When a person dies and leaves behind assets to be distributed, families, especially the big ones, often experience disputes on how to distribute the wealth. For instance, if the deceased passed on his or her ancestral home to his or her 5 children, there will be 5 different options on how to divide the properly. Some would want to sell while others want to keep and maintain. And somewhere in between, important family heirlooms end up getting lost forever in the legal battles.
This is why many people see the benefits of creating a will to help prevent any future disputes in the family. Here are 4 reasons why having a will is important.
1. Your Decision Stands (even if you’re no longer there)
Connollysuthers and other firms may agree that under the QLD family law, your rights are protected even after life. The decisions and instructions you indicate in your last will and testament will hold in court should any dispute arise. You will get to decide who gets what and when they get it.
2. It Promotes the Smooth Transition of Assets
If you have a business under your name, a will helps you decide who will inherit it and how much each heir gets. This is quite important for families who have a long history of businesses that are kept within the bloodline. A will can also help businesses in successor planning.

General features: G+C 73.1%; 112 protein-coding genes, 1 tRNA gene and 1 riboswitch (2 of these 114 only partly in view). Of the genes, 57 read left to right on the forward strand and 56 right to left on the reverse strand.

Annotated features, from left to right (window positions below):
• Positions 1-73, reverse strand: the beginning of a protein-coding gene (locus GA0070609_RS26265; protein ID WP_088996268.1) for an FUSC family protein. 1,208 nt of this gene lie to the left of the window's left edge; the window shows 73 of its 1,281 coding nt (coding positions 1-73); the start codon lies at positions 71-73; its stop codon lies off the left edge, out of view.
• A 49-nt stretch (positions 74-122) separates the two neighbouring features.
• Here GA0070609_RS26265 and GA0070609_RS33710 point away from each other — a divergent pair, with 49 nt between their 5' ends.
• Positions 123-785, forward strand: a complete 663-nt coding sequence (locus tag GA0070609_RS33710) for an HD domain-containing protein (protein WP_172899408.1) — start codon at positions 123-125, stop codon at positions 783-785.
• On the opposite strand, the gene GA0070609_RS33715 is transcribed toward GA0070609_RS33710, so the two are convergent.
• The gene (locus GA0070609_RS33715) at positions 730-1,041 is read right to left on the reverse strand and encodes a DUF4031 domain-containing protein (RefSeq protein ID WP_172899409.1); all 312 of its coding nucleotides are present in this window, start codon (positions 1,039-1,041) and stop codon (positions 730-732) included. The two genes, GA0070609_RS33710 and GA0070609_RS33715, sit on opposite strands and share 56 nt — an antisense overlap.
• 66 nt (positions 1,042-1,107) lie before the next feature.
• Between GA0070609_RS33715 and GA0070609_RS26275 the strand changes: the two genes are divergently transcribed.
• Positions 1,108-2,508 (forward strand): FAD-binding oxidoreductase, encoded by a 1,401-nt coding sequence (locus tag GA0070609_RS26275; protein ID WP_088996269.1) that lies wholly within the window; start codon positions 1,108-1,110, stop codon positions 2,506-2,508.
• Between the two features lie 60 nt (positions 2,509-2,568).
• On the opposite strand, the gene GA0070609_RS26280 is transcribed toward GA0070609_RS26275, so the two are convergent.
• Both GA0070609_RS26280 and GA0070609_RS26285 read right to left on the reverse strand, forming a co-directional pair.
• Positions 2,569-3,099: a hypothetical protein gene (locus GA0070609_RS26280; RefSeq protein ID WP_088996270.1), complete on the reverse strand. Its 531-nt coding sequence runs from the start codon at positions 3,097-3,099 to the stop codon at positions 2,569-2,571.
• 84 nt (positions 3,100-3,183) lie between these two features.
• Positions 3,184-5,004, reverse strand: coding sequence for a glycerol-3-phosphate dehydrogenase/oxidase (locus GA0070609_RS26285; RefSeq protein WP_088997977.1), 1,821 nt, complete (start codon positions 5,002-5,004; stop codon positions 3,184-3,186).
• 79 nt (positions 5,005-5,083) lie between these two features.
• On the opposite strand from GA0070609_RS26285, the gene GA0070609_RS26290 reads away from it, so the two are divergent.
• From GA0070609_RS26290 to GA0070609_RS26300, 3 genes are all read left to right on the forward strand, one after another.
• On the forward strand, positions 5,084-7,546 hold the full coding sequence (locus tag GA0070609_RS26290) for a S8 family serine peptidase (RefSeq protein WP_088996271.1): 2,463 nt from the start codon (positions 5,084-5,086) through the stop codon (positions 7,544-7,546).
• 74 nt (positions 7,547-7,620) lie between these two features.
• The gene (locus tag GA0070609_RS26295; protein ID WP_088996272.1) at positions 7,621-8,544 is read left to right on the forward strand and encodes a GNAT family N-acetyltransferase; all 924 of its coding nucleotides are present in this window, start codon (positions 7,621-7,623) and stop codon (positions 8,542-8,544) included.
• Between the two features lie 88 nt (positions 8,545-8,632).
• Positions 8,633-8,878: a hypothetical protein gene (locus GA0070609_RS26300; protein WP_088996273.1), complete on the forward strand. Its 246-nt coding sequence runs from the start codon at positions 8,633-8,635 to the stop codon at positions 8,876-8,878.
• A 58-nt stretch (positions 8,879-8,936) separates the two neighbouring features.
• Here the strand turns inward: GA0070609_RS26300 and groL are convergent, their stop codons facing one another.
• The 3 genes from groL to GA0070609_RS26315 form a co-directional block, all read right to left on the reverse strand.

3. It Solves Disputes Even Before It Starts
Inheritance and transition of assets can make or break a family. Having a will allows a person to leave specific instructions to the family following his or her death. And by law, the family has no choice but to follow them unless they challenge it in court. Having a will lessens any tension that could be brewing within the family.
4. You Can Leave It All to Charity
If you don’t have children or family to give your money to after you pass, you can leave it to charitable institutions. Having a will ensures that the money goes where it’s supposed to go.
While having a will is not for everybody, if you do think you need one, sit down with your lawyer and get it done. It’s a way of protecting your assets even in death.